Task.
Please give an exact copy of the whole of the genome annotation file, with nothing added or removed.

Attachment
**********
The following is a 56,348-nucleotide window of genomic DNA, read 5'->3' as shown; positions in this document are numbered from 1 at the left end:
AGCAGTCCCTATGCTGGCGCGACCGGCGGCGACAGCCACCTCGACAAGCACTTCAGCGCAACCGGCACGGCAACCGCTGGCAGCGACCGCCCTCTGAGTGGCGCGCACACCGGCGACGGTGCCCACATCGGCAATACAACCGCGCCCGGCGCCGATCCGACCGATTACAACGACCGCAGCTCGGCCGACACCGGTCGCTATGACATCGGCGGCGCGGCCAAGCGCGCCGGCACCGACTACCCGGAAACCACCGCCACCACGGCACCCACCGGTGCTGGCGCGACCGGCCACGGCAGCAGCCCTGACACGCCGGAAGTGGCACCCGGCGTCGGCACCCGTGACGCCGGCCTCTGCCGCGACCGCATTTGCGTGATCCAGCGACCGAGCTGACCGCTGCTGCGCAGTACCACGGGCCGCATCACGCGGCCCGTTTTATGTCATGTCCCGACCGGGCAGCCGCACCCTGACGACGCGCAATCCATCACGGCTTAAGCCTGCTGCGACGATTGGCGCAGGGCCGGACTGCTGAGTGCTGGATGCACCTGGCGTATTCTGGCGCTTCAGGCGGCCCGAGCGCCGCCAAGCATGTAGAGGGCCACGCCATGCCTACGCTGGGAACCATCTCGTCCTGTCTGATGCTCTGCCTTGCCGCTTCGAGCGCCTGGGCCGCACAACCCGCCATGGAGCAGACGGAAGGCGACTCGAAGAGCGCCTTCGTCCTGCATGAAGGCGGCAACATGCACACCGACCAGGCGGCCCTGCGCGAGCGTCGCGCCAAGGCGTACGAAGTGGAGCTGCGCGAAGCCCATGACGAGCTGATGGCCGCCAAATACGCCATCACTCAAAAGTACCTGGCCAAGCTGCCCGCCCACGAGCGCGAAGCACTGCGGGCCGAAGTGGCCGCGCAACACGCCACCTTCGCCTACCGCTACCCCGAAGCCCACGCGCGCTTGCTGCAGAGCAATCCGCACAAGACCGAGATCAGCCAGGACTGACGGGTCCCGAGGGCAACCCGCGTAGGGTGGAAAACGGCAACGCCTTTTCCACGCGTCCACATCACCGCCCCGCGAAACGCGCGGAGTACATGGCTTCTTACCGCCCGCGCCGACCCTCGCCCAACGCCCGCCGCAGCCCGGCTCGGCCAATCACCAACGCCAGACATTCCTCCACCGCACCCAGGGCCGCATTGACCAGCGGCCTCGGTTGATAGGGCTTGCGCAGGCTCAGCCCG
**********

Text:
The following is a 56,348-nucleotide window of genomic DNA, read 5'->3' as shown; positions in this document are numbered from 1 at the left end:
AGCAGTCCCTATGCTGGCGCGACCGGCGGCGACAGCCACCTCGACAAGCACTTCAGCGCAACCGGCACGGCAACCGCTGGCAGCGACCGCCCTCTGAGTGGCGCGCACACCGGCGACGGTGCCCACATCGGCAATACAACCGCGCCCGGCGCCGATCCGACCGATTACAACGACCGCAGCTCGGCCGACACCGGTCGCTATGACATCGGCGGCGCGGCCAAGCGCGCCGGCACCGACTACCCGGAAACCACCGCCACCACGGCACCCACCGGTGCTGGCGCGACCGGCCACGGCAGCAGCCCTGACACGCCGGAAGTGGCACCCGGCGTCGGCACCCGTGACGCCGGCCTCTGCCGCGACCGCATTTGCGTGATCCAGCGACCGAGCTGACCGCTGCTGCGCAGTACCACGGGCCGCATCACGCGGCCCGTTTTATGTCATGTCCCGACCGGGCAGCCGCACCCTGACGACGCGCAATCCATCACGGCTTAAGCCTGCTGCGACGATTGGCGCAGGGCCGGACTGCTGAGTGCTGGATGCACCTGGCGTATTCTGGCGCTTCAGGCGGCCCGAGCGCCGCCAAGCATGTAGAGGGCCACGCCATGCCTACGCTGGGAACCATCTCGTCCTGTCTGATGCTCTGCCTTGCCGCTTCGAGCGCCTGGGCCGCACAACCCGCCATGGAGCAGACGGAAGGCGACTCGAAGAGCGCCTTCGTCCTGCATGAAGGCGGCAACATGCACACCGACCAGGCGGCCCTGCGCGAGCGTCGCGCCAAGGCGTACGAAGTGGAGCTGCGCGAAGCCCATGACGAGCTGATGGCCGCCAAATACGCCATCACTCAAAAGTACCTGGCCAAGCTGCCCGCCCACGAGCGCGAAGCACTGCGGGCCGAAGTGGCCGCGCAACACGCCACCTTCGCCTACCGCTACCCCGAAGCCCACGCGCGCTTGCTGCAGAGCAATCCGCACAAGACCGAGATCAGCCAGGACTGACGGGTCCCGAGGGCAACCCGCGTAGGGTGGAAAACGGCAACGCCTTTTCCACGCGTCCACATCACCGCCCCGCGAAACGCGCGGAGTACATGGCTTCTTACCGCCCGCGCCGACCCTCGCCCAACGCCCGCCGCAGCCCGGCTCGGCCAATCACCAACGCCAGACATTCCTCCACCGCACCCAGGGCCGCATTGACCAGCGGCCTCGGTTGATAGGGCTTGCGCAGGCTCAGCCCG